It takes courage to unlock the door to your inner home. For me, it’s been through deep meditation, prayer, plant medicine work, writing, sharing and being in community with others who are seeking as well. Curious conversations are illuminating.
What are some keys to unlock your inner home?
Carve out committed quiet time where you’re just being with you. Commit to it every day. Get up a half-hour earlier than the rest of your household. Or shut everything down an hour before bedtime as the house quiets down for the night.
Meditate to get in touch with your breath and your body. Find a guided mindfulness meditation that will ease you through it. When my mind wanders, I focus silently on this mantra: “I am home.” On the inhale: “I am.” On the exhale: “Home.” It’s incredibly grounding and simple.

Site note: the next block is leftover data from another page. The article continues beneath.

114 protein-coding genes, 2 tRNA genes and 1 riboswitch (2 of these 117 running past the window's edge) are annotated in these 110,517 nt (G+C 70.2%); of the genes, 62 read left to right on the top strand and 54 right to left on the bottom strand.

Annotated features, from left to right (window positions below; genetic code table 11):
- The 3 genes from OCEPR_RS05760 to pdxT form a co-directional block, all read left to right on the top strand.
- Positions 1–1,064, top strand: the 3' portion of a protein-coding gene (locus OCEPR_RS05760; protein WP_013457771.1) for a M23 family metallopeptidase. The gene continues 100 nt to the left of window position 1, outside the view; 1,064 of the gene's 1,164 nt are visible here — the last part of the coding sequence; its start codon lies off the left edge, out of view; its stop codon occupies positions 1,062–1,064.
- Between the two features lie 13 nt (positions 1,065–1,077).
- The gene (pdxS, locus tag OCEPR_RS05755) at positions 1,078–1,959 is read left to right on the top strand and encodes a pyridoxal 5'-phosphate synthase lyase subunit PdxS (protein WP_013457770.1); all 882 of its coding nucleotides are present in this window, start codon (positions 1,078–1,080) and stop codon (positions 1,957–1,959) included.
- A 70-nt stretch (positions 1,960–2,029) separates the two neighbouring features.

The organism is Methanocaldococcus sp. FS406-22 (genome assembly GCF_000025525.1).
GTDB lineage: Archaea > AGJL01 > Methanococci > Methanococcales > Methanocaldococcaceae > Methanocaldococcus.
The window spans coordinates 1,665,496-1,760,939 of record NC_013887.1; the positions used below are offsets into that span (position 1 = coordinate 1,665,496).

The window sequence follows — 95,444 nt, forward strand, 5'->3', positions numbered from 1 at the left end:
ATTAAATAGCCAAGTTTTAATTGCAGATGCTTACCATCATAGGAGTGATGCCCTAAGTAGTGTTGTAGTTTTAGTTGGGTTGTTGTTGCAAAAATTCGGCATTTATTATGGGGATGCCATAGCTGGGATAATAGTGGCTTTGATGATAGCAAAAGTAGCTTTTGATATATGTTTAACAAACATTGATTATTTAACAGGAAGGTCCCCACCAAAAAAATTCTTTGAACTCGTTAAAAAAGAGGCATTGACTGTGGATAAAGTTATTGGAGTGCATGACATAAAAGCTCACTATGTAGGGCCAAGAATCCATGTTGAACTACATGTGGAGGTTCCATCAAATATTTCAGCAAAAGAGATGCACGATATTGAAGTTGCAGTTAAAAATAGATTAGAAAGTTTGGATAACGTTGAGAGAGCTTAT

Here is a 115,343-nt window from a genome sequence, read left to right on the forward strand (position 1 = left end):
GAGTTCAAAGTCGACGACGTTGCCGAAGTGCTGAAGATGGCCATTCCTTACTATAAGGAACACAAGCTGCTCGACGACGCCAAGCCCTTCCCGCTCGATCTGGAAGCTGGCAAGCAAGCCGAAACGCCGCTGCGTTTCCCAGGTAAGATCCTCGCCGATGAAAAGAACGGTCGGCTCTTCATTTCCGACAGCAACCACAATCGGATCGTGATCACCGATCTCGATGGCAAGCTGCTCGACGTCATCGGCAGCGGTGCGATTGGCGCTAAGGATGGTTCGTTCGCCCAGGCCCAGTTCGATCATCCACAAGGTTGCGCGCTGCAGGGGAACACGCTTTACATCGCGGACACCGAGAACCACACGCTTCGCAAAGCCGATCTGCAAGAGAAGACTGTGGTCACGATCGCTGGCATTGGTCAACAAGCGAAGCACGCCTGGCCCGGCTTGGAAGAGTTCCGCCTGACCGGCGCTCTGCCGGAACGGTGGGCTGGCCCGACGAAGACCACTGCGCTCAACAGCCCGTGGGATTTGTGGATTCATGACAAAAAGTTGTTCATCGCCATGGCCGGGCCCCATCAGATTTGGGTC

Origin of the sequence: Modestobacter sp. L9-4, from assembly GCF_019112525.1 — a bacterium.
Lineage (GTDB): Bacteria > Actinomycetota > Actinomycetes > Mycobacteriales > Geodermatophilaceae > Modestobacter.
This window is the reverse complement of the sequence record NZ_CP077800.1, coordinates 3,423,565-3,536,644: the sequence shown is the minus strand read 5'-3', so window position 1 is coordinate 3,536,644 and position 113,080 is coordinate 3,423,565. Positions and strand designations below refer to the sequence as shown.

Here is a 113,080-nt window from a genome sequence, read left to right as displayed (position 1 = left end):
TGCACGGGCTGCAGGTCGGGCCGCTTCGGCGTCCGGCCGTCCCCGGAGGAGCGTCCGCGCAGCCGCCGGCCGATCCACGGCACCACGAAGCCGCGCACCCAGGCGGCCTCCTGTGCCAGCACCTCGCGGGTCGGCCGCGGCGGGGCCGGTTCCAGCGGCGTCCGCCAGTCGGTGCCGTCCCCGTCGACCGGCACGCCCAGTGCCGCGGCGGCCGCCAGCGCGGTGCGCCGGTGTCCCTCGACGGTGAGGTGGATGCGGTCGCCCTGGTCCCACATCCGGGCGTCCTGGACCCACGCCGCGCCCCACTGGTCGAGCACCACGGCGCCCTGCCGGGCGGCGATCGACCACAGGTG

Breathwork is extremely powerful to open your energetic pathways and to get in touch with yourself.
Journal to communicate with your inner voice, the homeowner. Your inner voice, your higher wisdom, the God inside of you, is the one that says “welcome home.”
And, hey, I still love and enjoy a beautiful home to live in. I’m a Libra, what can I say? I’m comforted by nature and aesthetics and my surroundings and enjoy spending time and energy creating my living sanctuary. But, now I enjoy my environment even more because I’m not seeking the satisfaction out there.
So, why am I here?
I am here to come home and to live my purpose from here. To transcend basic human struggles by knowing I’ll find most answers inside my own wisdom and by integrating that knowledge into my daily life. It’s not the only answer to why I am here. But, to me, everything starts and comes from that sense of home.
Photo by Henry & Co. on Unsplash